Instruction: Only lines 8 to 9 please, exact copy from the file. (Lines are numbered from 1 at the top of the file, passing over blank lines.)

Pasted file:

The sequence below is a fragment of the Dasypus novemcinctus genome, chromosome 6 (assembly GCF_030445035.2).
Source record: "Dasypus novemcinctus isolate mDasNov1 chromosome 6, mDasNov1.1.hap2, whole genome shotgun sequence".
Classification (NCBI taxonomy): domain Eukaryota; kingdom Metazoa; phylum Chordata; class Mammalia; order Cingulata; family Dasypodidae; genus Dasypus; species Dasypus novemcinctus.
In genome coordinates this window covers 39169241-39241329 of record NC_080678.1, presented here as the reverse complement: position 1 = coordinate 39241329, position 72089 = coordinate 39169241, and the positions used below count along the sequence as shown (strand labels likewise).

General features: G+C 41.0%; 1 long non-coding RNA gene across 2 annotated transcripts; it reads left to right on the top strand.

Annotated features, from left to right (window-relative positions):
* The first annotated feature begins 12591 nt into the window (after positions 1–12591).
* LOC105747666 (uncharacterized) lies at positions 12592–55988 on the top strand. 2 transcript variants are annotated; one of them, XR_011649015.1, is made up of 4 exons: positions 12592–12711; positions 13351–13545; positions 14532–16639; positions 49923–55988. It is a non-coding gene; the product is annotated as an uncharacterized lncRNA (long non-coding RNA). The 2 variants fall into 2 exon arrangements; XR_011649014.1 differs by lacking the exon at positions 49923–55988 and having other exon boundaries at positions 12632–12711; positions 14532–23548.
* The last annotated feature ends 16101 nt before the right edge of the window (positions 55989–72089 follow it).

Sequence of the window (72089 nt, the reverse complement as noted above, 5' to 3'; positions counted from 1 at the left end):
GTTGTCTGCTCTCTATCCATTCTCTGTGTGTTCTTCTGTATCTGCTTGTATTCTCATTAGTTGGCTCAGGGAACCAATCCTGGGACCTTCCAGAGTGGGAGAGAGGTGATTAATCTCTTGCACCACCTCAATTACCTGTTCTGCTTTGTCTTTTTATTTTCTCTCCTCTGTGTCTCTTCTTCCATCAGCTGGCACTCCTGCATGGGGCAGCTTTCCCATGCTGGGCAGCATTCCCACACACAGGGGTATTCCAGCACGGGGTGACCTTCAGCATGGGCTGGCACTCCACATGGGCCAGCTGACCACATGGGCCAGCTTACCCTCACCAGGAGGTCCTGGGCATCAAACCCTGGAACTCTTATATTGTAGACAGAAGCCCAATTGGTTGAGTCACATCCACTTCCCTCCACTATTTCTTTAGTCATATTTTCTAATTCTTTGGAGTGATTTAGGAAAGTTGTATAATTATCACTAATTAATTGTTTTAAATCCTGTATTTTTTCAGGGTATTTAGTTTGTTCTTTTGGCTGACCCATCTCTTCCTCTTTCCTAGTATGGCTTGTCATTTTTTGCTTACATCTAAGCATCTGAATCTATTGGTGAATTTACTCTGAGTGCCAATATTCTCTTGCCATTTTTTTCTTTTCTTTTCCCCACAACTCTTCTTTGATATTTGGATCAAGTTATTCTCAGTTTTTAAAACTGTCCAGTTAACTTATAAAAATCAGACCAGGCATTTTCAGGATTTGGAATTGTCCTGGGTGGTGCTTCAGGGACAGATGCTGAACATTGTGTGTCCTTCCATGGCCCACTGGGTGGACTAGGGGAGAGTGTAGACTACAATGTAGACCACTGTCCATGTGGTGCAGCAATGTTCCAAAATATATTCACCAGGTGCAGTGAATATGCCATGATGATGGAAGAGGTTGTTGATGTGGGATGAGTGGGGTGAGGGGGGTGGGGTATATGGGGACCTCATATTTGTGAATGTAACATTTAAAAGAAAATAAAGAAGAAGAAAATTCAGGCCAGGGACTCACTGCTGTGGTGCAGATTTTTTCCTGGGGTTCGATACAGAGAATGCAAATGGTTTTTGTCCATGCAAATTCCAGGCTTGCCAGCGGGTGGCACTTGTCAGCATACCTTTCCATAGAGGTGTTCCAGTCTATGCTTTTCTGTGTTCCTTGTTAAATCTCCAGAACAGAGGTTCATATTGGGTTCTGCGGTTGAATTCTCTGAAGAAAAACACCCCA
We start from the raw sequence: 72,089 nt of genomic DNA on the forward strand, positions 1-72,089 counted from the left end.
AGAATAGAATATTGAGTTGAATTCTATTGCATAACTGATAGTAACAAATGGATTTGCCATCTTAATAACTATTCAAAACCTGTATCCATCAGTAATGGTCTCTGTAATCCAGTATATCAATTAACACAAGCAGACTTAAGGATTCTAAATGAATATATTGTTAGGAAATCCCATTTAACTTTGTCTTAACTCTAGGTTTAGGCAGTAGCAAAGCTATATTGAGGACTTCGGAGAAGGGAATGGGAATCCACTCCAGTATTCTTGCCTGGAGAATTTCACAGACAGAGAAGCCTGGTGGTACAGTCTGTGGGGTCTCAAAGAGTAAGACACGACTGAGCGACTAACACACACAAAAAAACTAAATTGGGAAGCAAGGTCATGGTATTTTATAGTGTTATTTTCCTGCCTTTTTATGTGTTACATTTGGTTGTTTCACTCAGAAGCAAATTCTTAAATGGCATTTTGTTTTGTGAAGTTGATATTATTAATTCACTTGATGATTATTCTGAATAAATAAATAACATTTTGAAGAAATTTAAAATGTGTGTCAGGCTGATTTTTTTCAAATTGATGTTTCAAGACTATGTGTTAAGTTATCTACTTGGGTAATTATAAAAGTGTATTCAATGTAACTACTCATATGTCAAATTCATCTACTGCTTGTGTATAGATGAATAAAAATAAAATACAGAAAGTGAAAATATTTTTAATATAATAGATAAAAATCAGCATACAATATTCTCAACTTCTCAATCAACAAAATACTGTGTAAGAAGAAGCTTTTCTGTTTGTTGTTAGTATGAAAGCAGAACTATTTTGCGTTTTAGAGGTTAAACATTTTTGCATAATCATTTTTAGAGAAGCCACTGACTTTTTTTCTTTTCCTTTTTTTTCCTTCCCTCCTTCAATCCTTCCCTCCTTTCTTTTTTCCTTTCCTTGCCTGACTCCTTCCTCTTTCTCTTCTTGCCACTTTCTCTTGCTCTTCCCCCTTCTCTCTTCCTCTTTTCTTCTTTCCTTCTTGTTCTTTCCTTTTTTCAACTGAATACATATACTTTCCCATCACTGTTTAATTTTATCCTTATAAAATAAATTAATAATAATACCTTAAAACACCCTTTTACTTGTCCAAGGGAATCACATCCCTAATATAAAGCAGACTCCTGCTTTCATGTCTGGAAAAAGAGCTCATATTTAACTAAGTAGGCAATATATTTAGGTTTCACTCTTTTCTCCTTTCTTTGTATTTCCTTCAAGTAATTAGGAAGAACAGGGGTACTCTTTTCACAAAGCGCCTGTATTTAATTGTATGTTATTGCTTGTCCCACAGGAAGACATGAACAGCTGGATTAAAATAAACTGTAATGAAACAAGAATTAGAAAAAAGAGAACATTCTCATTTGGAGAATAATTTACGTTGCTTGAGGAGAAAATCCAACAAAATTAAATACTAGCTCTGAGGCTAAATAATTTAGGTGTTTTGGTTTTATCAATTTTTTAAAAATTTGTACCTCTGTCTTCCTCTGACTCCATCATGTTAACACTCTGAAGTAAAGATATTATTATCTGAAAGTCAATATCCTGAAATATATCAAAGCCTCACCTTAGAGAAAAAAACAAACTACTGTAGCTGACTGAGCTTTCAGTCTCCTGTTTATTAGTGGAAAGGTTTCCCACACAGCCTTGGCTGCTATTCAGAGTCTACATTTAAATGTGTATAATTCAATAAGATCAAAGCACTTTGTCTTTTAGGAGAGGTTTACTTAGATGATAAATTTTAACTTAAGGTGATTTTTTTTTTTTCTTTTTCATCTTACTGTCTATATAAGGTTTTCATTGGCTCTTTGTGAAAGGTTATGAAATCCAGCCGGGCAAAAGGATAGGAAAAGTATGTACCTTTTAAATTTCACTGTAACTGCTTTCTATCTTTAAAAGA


* LOC105747666 (uncharacterized) lies at positions 12592–55988 on the top strand. 2 transcript variants are annotated; one of them, XR_011649015.1, is made up of 4 exons: positions 12592–12711; positions 13351–13545; positions 14532–16639; positions 49923–55988. It is a non-coding gene; the product is annotated as an uncharacterized lncRNA (long non-coding RNA). The 2 variants fall into 2 exon arrangements; XR_011649014.1 differs by lacking the exon at positions 49923–55988 and having other exon boundaries at positions 12632–12711; positions 14532–23548.
* The last annotated feature ends 16101 nt before the right edge of the window (positions 55989–72089 follow it).